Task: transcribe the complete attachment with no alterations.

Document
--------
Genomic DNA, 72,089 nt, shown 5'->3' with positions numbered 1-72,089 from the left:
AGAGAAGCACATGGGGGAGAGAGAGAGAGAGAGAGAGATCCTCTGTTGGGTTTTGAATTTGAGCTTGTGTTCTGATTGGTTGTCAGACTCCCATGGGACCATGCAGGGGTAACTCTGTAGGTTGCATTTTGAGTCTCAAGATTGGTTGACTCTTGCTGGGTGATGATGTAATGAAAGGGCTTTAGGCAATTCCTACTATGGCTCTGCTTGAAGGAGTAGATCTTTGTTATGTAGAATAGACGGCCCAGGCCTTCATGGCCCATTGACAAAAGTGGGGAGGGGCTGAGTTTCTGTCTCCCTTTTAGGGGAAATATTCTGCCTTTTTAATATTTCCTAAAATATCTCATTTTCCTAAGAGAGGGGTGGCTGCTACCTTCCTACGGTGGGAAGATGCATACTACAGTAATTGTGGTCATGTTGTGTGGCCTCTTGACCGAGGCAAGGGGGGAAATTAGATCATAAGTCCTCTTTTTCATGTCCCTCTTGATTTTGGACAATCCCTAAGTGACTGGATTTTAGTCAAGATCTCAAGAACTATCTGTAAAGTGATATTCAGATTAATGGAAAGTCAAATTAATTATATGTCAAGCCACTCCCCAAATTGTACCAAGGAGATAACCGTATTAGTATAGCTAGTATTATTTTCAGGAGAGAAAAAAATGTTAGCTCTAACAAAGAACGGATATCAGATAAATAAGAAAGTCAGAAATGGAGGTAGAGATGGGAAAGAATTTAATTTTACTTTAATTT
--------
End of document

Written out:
Genomic DNA, 72,089 nt, shown 5'->3' with positions numbered 1-72,089 from the left:
AGAGAAGCACATGGGGGAGAGAGAGAGAGAGAGAGAGATCCTCTGTTGGGTTTTGAATTTGAGCTTGTGTTCTGATTGGTTGTCAGACTCCCATGGGACCATGCAGGGGTAACTCTGTAGGTTGCATTTTGAGTCTCAAGATTGGTTGACTCTTGCTGGGTGATGATGTAATGAAAGGGCTTTAGGCAATTCCTACTATGGCTCTGCTTGAAGGAGTAGATCTTTGTTATGTAGAATAGACGGCCCAGGCCTTCATGGCCCATTGACAAAAGTGGGGAGGGGCTGAGTTTCTGTCTCCCTTTTAGGGGAAATATTCTGCCTTTTTAATATTTCCTAAAATATCTCATTTTCCTAAGAGAGGGGTGGCTGCTACCTTCCTACGGTGGGAAGATGCATACTACAGTAATTGTGGTCATGTTGTGTGGCCTCTTGACCGAGGCAAGGGGGGAAATTAGATCATAAGTCCTCTTTTTCATGTCCCTCTTGATTTTGGACAATCCCTAAGTGACTGGATTTTAGTCAAGATCTCAAGAACTATCTGTAAAGTGATATTCAGATTAATGGAAAGTCAAATTAATTATATGTCAAGCCACTCCCCAAATTGTACCAAGGAGATAACCGTATTAGTATAGCTAGTATTATTTTCAGGAGAGAAAAAAATGTTAGCTCTAACAAAGAACGGATATCAGATAAATAAGAAAGTCAGAAATGGAGGTAGAGATGGGAAAGAATTTAATTTTACTTTAATTT